Sheriffmuir Carving, Dunblane, Stirlingshire

Cup-Marked Stone:  OS Grid Reference – NN 83074 02143

Getting Here

From Dunblane, head up the Glen Road for nearly a mile, turning left up the Sheriffmuir Road and all the wya on till you reach the pub near the T-junction another couple of miles on.  OK – get thru the gate and onto the moor, roughly in a straight line with the pub behind you for about 400 yards.  You’re damn close! (if you find the nice standing stone known as the Wallace Stone, walk  250 yards southwest from here).

Archaeology & History

Almost nothing has been written of this cup-marked stone, found at the southern end of what’s alleged to be an authentic megalithic stone row alignment, running northeast to southwest — although this alignment isn’t included in either Aubrey Burl’s (1993) or Alexander Thom’s (1990) textbooks dealing with such matters.

Cup-marks highlighted in ice!
Cup-marked rock with the Wallace Stone in the distance

When we came here last winter in temperatures of around -6°C (one helluva good day!), curiously only this and the other stones along this “stone row” were actually uncovered on the moorland.  Quite bizarre to be honest!  Many of the other rocks scattering this small moorland edge were covered in several feet of snow.  We were lucky I s’ppose…though I’ve gotta get back up here again shortly and see the site in summertime (midges up mi crotch, cleggs-a-biting – oh such joy!) cos I can’t believe this is the only cup-marked stone hereby.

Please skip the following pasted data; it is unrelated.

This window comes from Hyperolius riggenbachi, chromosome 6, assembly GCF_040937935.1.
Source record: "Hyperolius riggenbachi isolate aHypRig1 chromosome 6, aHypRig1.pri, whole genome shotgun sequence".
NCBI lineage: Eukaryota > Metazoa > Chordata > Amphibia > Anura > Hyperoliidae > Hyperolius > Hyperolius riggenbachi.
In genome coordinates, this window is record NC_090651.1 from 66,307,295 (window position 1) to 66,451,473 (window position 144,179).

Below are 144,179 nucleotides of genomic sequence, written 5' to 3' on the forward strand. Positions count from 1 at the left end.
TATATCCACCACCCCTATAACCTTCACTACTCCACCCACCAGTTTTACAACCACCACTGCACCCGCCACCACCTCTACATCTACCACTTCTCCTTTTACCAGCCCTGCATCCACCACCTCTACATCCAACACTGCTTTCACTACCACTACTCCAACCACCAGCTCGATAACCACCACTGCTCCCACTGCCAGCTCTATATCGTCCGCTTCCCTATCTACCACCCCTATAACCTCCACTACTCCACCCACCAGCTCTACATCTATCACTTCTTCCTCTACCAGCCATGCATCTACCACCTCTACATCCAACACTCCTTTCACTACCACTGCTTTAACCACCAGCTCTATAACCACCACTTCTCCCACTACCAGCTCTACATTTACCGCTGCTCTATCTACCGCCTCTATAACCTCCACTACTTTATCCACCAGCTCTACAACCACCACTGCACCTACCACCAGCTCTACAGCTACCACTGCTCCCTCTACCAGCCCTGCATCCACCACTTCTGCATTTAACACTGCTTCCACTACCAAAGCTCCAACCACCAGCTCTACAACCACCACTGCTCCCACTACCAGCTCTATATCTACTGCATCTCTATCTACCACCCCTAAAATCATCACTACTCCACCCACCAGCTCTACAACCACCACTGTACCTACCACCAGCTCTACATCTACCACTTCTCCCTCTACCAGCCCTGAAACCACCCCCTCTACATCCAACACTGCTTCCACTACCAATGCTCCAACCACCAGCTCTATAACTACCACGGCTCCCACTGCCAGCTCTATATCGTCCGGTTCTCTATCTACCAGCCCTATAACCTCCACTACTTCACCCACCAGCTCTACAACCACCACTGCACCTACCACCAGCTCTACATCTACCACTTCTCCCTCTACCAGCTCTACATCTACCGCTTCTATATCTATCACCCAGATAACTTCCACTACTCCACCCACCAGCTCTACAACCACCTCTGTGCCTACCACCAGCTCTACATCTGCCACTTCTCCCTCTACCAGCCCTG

The rock itself is more than seven-feet long and has at least twenty archetypal cups carved into its slightly-slanting face — although when we visited the stone, several of these were difficult to see and, as the images show, even more difficult to photograph (of the 20 I took of this stone alone, only one was of any value in highlight the cups) .  The stone gave the impression that it may have stood upright in the not-too-distant past — which would of course give the notion of this as part of megalithic avenue a considerably more potent status.

Some dood alleged that this potential stone row, with this cup-marked stone at its southwestern end, marked an astronomical alignment — but for the life of me I can’t remember who it was! (it’s my age creeping up on me at last!)


  1. Burl, Aubrey, From Carnac to Callanish: The Prehistoric Stone Rows and Avenues of Britain, Ireland and Brittany, Yale University Press 1993.
  2. Heggie, Douglas C., Megalithic science: ancient mathematics and astronomy in north-west Europe, Thames & Hudson: London 1981.
  3. Thom, A., Thom, A.S. & Burl, Aubrey, Stone Rows and Standing Stones – 2 volumes, B.A.R.: Oxford 1990.

© Paul Bennett, The Northern Antiquarian

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